Canada’s small regional airline Harbour Air announced last week that it had conducted the first point-to-point test flight with its all-electric De Havilland Canada DHC-2 Beaver.
According to the company, the test with the electric seaplane departed from the Fraser River, near Vancouver, and headed to Patricia Bay, in Victoria.
The flight covered a distance of 45 miles in 24 minutes and the aircraft landed with “ample reserve power”, Harbour Air reported. The test route is precisely one of the services provided by the company.
The company celebrated the milestone as the “first all-electric point-to-point direct test flight” of ePlane, as the converted electric-powered DHC-2 Beaver is called.
The electric seaplane is a project by Harbor Air in partnership with MagniX, a US company that develops electric motors for application in airplanes. The first flight of the modified aircraft took place in December 2019.
“I am excited to report that this historic flight on the ePlane went exactly as planned” said Kory Paul, Harbor Air’s Vice President of Flight Operations. “Our team as well as the team at magniX and Transport Canada are always closely monitoring the aircraft’s performance and today’s flight further proved the safety and reliability of what we have built.”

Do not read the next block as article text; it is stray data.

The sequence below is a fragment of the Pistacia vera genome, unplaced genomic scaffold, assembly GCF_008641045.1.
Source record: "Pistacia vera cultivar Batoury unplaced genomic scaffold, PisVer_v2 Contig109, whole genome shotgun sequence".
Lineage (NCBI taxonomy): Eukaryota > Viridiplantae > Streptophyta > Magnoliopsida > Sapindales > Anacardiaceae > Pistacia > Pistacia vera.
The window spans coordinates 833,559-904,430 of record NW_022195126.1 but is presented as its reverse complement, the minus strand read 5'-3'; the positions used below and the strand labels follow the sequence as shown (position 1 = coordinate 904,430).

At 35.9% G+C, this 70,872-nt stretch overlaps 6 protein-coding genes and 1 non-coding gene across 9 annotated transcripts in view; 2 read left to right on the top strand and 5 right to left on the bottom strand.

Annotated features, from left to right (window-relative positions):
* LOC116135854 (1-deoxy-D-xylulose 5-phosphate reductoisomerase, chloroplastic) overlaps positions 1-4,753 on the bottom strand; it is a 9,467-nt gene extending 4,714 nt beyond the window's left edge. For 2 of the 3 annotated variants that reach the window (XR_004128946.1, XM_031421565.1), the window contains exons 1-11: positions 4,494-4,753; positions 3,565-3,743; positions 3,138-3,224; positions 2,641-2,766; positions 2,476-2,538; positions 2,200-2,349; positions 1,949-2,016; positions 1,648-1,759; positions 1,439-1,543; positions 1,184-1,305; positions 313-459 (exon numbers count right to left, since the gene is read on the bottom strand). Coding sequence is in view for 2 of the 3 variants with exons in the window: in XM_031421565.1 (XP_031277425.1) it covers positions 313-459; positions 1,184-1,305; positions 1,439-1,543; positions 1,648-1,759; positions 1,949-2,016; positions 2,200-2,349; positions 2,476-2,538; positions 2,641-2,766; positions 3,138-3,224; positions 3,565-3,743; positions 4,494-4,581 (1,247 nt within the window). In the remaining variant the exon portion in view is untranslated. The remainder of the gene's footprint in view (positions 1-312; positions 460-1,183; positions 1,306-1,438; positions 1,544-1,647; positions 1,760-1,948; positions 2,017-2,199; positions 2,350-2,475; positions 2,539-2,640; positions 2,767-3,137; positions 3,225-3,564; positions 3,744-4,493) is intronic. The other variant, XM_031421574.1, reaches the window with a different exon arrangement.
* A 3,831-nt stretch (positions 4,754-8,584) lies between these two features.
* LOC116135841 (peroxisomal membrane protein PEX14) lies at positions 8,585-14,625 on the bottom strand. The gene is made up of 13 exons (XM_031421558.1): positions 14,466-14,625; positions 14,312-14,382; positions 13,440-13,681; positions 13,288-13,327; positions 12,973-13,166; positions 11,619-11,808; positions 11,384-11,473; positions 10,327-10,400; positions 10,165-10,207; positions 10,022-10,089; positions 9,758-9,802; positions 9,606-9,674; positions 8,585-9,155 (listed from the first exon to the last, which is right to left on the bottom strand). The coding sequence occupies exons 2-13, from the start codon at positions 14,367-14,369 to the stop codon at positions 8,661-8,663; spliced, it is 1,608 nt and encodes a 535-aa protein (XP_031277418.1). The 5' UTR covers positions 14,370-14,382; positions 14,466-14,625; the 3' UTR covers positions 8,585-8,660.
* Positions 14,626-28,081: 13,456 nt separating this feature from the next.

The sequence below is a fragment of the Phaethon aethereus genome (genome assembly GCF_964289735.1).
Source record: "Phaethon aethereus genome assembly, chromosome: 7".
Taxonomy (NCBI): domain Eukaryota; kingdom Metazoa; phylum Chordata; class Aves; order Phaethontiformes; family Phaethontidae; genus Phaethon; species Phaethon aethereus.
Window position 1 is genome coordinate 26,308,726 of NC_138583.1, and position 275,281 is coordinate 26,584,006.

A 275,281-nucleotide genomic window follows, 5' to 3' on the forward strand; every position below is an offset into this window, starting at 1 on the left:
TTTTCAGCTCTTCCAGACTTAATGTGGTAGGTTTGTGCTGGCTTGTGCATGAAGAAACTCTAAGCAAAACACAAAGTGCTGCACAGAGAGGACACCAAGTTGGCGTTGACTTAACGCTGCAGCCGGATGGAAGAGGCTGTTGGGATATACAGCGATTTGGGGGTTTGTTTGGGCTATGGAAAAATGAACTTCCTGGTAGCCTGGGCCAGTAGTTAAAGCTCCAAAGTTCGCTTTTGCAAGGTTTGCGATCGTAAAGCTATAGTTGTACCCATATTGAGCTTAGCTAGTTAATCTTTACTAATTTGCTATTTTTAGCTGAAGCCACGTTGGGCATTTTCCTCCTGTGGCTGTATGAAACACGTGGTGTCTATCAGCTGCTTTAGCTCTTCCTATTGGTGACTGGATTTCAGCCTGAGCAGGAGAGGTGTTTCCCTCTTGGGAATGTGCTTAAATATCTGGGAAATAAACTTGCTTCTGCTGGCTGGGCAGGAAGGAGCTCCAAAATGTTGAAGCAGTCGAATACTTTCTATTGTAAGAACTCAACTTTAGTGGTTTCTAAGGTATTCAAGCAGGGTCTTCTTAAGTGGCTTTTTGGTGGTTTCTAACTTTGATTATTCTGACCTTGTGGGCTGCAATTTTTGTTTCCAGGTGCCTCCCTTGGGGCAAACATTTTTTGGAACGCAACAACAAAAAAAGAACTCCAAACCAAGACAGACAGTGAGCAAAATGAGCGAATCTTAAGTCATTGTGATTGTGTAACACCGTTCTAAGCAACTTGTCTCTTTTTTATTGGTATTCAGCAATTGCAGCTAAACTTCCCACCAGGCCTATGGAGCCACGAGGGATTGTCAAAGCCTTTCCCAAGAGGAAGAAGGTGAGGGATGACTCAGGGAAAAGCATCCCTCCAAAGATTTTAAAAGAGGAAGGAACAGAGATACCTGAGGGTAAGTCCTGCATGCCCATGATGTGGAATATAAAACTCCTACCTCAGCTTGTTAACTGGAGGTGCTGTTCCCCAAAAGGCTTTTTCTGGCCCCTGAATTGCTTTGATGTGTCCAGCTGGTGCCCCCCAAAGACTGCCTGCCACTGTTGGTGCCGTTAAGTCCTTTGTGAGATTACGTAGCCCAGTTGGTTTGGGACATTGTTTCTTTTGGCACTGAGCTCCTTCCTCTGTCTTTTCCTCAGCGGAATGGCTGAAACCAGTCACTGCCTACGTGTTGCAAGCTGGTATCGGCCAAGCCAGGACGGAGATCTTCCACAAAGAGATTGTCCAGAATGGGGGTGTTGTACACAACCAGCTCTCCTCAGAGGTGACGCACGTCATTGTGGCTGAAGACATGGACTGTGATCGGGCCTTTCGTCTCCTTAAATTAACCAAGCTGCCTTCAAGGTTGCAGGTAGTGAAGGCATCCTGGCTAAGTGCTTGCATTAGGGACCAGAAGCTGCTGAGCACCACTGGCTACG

According to the Canadian company, the ePlane will be certified to carry four passengers and a pilot and will have the capacity to carry out flights of about 30 minutes in duration, with another 30 minutes of reserve energy in the batteries. The commercial debut of the aircraft is expected in 2023.
From past to future
The ePlane is powered by the magni500 engine, capable of generating 750 horsepower and emitting no pollutants. As a comparison, the original DHC-2, a design from the 1950s, uses a radial piston engine and has 450 hp.
According to the creators of the project, the electric Beaver’s batteries provide a range of 160 km, which corresponds to the distance of most Harbor Air flights. The company currently serves 18 destinations in the Canadian province of British Columbia.